Know This Nerd? Meet Aaron Ackerman



Aaron Ackerman is a Freelance Software Engineer in Minnesota.


What initially sparked your interest in technology?

When I was young we had many game consoles: NES, SNES, several GameBoys, N64, Dreamcast, PS1, PS2, XBox, and on. My parents bought the family nearly all the systems except for a GameCube and Sega Saturn, I guess we didn’t ask for those ones. Needless to say, we were not outdoor kids. Along with the consoles, we had a Commodore 64 that we would play games on. Eventually the Commodore was upgraded into Windows95, Windows98, WindowsME, and Vista.

I was always fascinated with playing games and by what you could do with computers and that led me into wanting to build software and taking programming classes in high school.

What was the first programming language you learned?

I took a few programming classes in high school and the only thing they were teaching was C. I really only learned about variables and loops in the classes, but C ended up being the first language that I used to write programs. The final project I made for the class was a command line version of Blackjack and I remember a lot of hours spent manually testing and debugging and a lot of hours of fun as well. The first language I learned extensively was definitely JavaScript, and I still use that day-to-day.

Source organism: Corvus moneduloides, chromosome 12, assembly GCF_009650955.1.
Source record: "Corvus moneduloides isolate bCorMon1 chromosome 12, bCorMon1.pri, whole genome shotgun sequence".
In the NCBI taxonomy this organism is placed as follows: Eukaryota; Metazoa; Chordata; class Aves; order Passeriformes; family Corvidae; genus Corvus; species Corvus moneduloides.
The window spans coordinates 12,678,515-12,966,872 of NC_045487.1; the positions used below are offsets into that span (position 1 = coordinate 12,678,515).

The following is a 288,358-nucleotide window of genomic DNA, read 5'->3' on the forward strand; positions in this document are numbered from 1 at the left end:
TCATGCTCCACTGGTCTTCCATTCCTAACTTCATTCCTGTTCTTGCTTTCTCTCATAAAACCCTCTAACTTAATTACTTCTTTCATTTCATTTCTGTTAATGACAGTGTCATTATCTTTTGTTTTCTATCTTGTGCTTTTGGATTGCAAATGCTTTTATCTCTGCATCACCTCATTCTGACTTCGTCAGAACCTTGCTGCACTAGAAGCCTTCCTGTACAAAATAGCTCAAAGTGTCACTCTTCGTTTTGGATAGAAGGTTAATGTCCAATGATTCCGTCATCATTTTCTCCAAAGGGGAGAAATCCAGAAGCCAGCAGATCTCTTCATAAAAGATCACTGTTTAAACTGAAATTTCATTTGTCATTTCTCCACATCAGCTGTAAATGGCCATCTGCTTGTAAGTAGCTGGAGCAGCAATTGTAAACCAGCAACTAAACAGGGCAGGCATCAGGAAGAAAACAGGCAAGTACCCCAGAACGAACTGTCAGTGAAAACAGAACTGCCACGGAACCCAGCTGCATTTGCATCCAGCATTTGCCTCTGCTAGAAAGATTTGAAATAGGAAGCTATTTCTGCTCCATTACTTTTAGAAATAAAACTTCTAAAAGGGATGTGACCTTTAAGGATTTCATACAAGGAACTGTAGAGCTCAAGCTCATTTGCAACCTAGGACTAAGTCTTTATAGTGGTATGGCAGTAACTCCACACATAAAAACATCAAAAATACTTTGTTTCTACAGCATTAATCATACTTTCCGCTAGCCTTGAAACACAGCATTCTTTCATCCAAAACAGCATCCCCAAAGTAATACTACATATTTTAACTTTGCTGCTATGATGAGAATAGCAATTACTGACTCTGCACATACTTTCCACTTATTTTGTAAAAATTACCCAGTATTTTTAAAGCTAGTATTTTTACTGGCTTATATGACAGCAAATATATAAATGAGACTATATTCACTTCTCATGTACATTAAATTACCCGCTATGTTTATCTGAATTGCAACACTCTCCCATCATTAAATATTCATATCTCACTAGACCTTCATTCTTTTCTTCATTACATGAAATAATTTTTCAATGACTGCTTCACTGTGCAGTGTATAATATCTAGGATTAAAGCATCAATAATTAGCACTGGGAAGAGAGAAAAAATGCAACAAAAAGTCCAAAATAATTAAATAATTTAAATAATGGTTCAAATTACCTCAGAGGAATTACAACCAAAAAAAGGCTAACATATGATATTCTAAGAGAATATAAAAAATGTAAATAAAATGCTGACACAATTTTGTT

What do you do now?

I’m working on the platform team at YA, building and maintaining the services that support YA’s internal platform for delivering incentivized marketing solutions. Recently I’ve been spending a lot of time on improving metrics, alarms and general observability of our services to know when things aren’t working correctly.

How did you develop the skillsets to get to where you are today?

I try to find work within my team that will help me learn something new and try to avoid types of work that I’ve done several times before, leaving those to my other teammates. In my current position we needed someone on our team to be an expert in all of the ever-expanding parts of AWS that the team was utilizing. I decided to fill the gap that I saw there. At that time I knew very little about operating services on cloud infrastructure, but I was able to get a baseline understanding from a few co-workers and the rest was a cycle of reading documentation, doing the work, and learning from my mistakes to where I am now.

Aside from seeking out learning opportunities I would say that one of my greatest skills is the ability to switch contexts very quickly and switch back with very little loss. This is something a lot of people have trouble with, thinking deeply about a problem and another co-worker comes over with one little question and then all of what you were thinking about is completely lost. I try to optimize my thinking for not losing that context when I get those kinds of drive-by questions.

The most important part in getting to where I am now continues to be a drive to improve.

What tools do you use on a daily basis?